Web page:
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Document Type

Open Access

Degree Program

Mechanical Engineering

Degree Type

Master of Science (M.S.)

Year Degree Awarded

2011

Month Degree Awarded

September

Keywords

Extensional flow, flow-induced, crystallization, polymer melt, polypropylene

Abstract

A filament stretching extensional rheometer was used to investigate the effect of uniaxial flow on the crystallization of polypropylene. Samples were heated to a temperature above the melt temperature to erase their thermal and mechanical histories. The Janeschitz-Kriegl protocol was applied and samples were stretched at various extension rates to a final strain of e = 3.0. Differential scanning calorimetry was applied to crystallized samples to measure the degree of crystallinity. The results showed that a minimum extension rate, corresponding to a Weissenberg number of approximately Wi = 1, is required for an increase in percent crystallization to occur. Below this Weissenberg number, the flow is not strong enough to align the tubes of constrained polymer chains and as a result there is no change in the final percent crystallization. An extension rate was also found for which percent crystallization is maximized. The increase in crystallinity is likely due to flow-induced orientation and alignment of tubes of constrained polymer chains. Polarized-light microscopy verified an increase in number and decrease in size of spherulites with increasing extension rate. Small angle X-ray scattering showed a 7% decrease in inter-lamellar spacing at the transition to flow-induced increase in crystallization. Crystallization kinetics were examined by observing the time required for melts to crystallize under uniaxial flow. The crystallization time decreased with increasing extension rate, even for extension rates where no increase in percent crystallization was observed. These results demonstrate that the speed of crystallization kinetics is greatly enhanced by the application of extensional flow.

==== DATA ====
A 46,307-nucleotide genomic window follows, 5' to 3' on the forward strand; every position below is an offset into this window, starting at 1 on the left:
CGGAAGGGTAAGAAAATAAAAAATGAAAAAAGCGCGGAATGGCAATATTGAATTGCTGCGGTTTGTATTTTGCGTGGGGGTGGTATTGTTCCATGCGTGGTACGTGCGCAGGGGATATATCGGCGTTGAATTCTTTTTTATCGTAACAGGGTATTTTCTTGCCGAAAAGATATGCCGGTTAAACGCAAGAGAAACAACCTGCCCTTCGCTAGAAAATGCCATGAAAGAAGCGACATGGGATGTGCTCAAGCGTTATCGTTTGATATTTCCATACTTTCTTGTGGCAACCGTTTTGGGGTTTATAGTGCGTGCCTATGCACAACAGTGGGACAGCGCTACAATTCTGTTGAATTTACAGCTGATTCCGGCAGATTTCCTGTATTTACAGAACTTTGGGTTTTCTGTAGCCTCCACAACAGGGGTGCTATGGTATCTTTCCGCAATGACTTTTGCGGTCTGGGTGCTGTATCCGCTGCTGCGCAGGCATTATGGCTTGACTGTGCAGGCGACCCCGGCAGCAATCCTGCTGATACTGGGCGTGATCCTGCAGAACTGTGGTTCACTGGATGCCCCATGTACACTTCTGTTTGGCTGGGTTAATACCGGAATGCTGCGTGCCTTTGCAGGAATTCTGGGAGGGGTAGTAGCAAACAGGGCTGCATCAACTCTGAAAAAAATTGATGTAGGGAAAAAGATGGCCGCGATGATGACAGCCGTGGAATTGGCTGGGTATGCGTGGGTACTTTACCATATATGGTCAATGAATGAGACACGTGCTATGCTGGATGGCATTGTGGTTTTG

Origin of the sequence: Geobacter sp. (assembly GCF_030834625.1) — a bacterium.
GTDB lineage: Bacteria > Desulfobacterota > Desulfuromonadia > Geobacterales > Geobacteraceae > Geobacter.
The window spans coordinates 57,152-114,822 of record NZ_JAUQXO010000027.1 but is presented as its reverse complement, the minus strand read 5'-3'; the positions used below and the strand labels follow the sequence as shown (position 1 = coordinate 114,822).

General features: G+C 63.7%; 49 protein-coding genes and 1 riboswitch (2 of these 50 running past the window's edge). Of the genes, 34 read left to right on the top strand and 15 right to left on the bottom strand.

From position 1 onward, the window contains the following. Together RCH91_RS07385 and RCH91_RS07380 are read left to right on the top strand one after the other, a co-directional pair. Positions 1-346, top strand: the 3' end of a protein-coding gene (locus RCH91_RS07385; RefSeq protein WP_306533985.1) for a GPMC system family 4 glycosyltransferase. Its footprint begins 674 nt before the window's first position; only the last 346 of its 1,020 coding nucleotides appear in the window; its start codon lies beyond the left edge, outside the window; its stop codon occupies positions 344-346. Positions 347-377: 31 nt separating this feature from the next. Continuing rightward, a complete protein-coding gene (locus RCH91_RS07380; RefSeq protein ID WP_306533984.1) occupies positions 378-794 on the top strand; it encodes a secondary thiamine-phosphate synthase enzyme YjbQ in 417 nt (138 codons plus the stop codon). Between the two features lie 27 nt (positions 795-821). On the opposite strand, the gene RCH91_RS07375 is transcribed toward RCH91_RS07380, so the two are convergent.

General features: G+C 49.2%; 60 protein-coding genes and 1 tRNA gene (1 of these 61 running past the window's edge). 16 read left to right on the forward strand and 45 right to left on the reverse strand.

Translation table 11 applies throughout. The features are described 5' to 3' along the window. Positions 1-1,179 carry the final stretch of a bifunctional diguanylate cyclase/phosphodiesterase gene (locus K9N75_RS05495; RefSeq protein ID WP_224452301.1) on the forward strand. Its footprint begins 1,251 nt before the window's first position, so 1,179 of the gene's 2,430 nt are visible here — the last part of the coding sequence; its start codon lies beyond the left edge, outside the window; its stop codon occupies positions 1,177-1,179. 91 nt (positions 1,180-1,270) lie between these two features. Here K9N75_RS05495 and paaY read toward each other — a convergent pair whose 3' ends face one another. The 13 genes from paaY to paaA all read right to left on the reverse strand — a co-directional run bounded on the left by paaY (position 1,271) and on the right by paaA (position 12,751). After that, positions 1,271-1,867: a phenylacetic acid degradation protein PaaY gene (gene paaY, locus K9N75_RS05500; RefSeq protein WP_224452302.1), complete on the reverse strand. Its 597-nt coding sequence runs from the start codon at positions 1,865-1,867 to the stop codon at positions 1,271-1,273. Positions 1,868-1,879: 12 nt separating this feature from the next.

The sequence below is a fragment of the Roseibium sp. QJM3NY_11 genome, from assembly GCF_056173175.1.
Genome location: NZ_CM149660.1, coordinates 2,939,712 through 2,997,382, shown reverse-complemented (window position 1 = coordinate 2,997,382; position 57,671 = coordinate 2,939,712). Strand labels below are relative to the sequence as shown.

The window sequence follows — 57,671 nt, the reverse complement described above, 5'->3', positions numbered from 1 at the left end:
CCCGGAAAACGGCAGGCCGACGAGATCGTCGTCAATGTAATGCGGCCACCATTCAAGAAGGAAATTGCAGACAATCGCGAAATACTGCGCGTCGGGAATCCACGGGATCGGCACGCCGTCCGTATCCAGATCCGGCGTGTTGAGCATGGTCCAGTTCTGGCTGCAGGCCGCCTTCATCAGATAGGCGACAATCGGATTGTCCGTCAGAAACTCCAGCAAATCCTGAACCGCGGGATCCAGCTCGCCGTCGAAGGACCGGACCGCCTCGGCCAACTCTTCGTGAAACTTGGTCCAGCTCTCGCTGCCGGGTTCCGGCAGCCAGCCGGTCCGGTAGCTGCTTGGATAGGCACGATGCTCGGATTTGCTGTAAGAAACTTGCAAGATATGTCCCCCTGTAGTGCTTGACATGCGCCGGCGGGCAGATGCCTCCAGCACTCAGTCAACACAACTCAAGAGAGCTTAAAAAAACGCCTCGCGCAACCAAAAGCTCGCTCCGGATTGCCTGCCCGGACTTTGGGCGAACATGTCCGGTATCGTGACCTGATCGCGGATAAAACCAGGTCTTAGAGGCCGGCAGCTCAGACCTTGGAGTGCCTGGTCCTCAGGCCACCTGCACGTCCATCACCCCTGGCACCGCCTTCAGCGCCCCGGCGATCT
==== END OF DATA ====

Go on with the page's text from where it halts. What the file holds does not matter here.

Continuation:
First Advisor

Jonathan P. Rothstein

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